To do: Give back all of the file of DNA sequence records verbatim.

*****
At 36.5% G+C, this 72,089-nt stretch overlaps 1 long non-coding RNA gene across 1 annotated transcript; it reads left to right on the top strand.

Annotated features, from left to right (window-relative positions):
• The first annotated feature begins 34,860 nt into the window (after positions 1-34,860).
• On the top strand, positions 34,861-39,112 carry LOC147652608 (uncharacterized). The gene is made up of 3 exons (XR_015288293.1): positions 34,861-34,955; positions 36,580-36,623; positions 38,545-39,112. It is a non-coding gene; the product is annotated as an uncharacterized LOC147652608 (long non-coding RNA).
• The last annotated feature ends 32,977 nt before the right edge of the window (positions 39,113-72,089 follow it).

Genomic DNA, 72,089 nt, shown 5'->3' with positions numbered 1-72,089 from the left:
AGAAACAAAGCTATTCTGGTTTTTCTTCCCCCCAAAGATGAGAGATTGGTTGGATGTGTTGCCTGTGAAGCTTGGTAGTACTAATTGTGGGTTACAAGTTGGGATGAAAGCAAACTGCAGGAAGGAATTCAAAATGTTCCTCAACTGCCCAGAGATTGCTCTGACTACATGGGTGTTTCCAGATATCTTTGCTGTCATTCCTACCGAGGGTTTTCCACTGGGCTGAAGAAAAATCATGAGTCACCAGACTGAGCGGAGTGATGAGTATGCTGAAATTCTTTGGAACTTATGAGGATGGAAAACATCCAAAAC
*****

At 36.5% G+C, this 72,089-nt stretch overlaps 1 long non-coding RNA gene across 1 annotated transcript; it reads left to right on the top strand.

Annotated features, from left to right (window-relative positions):
• The first annotated feature begins 34,860 nt into the window (after positions 1-34,860).
• On the top strand, positions 34,861-39,112 carry LOC147652608 (uncharacterized). The gene is made up of 3 exons (XR_015288293.1): positions 34,861-34,955; positions 36,580-36,623; positions 38,545-39,112. It is a non-coding gene; the product is annotated as an uncharacterized LOC147652608 (long non-coding RNA).
• The last annotated feature ends 32,977 nt before the right edge of the window (positions 39,113-72,089 follow it).

Genomic DNA, 72,089 nt, shown 5'->3' with positions numbered 1-72,089 from the left:
AGAAACAAAGCTATTCTGGTTTTTCTTCCCCCCAAAGATGAGAGATTGGTTGGATGTGTTGCCTGTGAAGCTTGGTAGTACTAATTGTGGGTTACAAGTTGGGATGAAAGCAAACTGCAGGAAGGAATTCAAAATGTTCCTCAACTGCCCAGAGATTGCTCTGACTACATGGGTGTTTCCAGATATCTTTGCTGTCATTCCTACCGAGGGTTTTCCACTGGGCTGAAGAAAAATCATGAGTCACCAGACTGAGCGGAGTGATGAGTATGCTGAAATTCTTTGGAACTTATGAGGATGGAAAACATCCAAAAC